Indonesia military called to end virginity tests for female recruits
JAKARTA, Aug 8 (dpa): The Indonesian military has faced renewed calls to end virginity tests for female applicants after its chief army indicated last month that the practice should be abolished.
Army chief of staff General Andika Perkasa said on July 18 that tests for women who wished to join the armed forces should be the same as those for their male counterparts.
His statement was welcomed by Human Rights Watch, which calls the virginity test abusive, unscientific, and discriminatory.
“That’s good and it should have ended 50 years ago,” said Human Rights Watch Indonesia researcher Andreas Harsono.
“The Air Force and the Navy should follow suit if they want to be a civilized organization,” he said, adding that the police ended the practice in 2015.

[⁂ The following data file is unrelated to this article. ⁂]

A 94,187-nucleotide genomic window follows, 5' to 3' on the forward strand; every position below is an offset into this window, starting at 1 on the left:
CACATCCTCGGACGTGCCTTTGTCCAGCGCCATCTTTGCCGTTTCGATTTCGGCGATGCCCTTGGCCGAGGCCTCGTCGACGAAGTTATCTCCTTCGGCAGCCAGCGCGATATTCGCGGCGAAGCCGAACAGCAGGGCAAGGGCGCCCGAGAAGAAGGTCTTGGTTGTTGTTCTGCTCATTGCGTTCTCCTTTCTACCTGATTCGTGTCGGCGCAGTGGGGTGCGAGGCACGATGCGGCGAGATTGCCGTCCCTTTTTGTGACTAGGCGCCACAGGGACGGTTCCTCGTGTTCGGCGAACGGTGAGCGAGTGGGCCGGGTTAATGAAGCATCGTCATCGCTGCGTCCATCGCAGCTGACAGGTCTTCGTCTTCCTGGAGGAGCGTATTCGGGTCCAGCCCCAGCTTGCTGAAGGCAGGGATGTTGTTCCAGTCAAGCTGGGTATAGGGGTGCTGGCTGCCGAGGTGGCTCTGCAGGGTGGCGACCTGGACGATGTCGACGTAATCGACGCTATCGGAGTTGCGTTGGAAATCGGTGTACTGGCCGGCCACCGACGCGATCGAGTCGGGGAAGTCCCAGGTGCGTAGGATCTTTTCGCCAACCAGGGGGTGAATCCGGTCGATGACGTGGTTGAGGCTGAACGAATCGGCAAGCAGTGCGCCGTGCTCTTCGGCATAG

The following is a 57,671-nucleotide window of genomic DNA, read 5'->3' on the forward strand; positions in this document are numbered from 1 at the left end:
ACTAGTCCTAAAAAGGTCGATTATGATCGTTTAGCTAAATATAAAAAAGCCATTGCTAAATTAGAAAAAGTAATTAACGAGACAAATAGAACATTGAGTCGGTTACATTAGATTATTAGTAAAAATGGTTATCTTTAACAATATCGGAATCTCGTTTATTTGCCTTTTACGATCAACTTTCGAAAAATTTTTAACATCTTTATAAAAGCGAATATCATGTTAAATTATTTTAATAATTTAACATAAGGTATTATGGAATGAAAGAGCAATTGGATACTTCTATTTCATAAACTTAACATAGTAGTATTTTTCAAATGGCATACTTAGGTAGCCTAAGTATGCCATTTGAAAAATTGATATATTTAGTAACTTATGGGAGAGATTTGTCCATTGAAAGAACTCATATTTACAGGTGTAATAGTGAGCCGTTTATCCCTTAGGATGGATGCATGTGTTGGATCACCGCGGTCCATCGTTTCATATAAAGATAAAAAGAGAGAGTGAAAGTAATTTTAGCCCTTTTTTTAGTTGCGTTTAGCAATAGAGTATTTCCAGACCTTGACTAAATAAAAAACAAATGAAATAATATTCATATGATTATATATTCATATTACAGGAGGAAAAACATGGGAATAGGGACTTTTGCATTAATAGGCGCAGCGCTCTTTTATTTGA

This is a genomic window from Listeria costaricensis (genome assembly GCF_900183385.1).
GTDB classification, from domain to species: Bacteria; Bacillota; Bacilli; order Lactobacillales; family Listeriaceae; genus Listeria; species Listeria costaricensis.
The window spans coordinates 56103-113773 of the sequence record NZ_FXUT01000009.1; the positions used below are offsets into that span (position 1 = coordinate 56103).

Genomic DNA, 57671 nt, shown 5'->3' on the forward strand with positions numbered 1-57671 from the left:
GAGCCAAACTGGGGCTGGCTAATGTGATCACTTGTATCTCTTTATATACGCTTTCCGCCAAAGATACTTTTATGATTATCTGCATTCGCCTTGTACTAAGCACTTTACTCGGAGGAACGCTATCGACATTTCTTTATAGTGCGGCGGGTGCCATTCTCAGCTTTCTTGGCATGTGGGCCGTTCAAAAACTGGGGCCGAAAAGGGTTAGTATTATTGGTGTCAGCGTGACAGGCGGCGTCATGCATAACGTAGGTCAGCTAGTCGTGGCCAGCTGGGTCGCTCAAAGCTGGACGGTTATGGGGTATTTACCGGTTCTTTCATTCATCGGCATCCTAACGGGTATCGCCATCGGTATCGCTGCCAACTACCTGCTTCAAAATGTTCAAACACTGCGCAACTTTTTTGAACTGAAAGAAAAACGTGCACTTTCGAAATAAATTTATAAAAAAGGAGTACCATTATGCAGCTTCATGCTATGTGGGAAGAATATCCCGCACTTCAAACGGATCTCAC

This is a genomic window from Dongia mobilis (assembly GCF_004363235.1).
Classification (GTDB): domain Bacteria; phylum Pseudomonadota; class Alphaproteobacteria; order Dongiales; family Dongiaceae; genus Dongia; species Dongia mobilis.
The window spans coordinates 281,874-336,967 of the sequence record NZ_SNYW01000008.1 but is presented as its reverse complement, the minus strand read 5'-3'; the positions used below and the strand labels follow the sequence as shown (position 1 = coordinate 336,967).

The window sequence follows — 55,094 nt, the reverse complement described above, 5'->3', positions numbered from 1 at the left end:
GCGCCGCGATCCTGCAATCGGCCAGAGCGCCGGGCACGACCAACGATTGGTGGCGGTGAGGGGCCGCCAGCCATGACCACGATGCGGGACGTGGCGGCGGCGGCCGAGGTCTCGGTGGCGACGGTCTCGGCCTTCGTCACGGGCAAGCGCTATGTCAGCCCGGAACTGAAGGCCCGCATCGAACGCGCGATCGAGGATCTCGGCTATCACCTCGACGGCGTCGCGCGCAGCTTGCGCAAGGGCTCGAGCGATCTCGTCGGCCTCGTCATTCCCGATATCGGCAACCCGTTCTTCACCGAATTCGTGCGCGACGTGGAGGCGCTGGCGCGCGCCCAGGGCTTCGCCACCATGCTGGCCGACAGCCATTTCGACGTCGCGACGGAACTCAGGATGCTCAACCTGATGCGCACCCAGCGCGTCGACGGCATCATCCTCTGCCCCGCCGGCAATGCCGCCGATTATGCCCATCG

Army chief Andika said last month “health tests that are irrelevant to the purpose of recruitment should be abolished.”
But Indonesian Armed Forces spokesman Djawara Whimbo said female reproductive health tests which include a hymen examination was still part of the requirements to join the military.
The requirement also extends to the fiancees of military personnel, he said.
“The rule hasn’t changed,” Whimbo said.
“Men and women are different and some women are prone to cervical cancer,” he said, declining to provide further details.
Human Rights Watch said the virginity testing includes the invasive “two-finger test” to determine whether female applicants’ hymens are intact. – dpa